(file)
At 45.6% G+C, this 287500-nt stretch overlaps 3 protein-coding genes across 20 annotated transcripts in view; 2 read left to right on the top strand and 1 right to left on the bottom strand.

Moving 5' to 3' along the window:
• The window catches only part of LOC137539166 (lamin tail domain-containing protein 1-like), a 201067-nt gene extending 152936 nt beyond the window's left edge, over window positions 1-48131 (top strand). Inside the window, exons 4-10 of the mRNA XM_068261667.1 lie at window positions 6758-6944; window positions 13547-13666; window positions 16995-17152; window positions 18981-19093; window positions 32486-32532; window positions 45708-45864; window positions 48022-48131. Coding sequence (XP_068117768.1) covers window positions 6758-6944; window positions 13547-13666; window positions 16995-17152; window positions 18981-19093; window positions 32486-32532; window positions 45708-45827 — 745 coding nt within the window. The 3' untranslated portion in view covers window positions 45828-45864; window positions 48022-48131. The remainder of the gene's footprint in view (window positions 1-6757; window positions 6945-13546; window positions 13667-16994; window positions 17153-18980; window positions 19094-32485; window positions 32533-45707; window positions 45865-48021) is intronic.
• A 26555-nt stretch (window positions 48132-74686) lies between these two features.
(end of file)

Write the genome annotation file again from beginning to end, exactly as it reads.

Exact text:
At 45.6% G+C, this 287500-nt stretch overlaps 3 protein-coding genes across 20 annotated transcripts in view; 2 read left to right on the top strand and 1 right to left on the bottom strand.

Moving 5' to 3' along the window:
• The window catches only part of LOC137539166 (lamin tail domain-containing protein 1-like), a 201067-nt gene extending 152936 nt beyond the window's left edge, over window positions 1-48131 (top strand). Inside the window, exons 4-10 of the mRNA XM_068261667.1 lie at window positions 6758-6944; window positions 13547-13666; window positions 16995-17152; window positions 18981-19093; window positions 32486-32532; window positions 45708-45864; window positions 48022-48131. Coding sequence (XP_068117768.1) covers window positions 6758-6944; window positions 13547-13666; window positions 16995-17152; window positions 18981-19093; window positions 32486-32532; window positions 45708-45827 — 745 coding nt within the window. The 3' untranslated portion in view covers window positions 45828-45864; window positions 48022-48131. The remainder of the gene's footprint in view (window positions 1-6757; window positions 6945-13546; window positions 13667-16994; window positions 17153-18980; window positions 19094-32485; window positions 32533-45707; window positions 45865-48021) is intronic.
• A 26555-nt stretch (window positions 48132-74686) lies between these two features.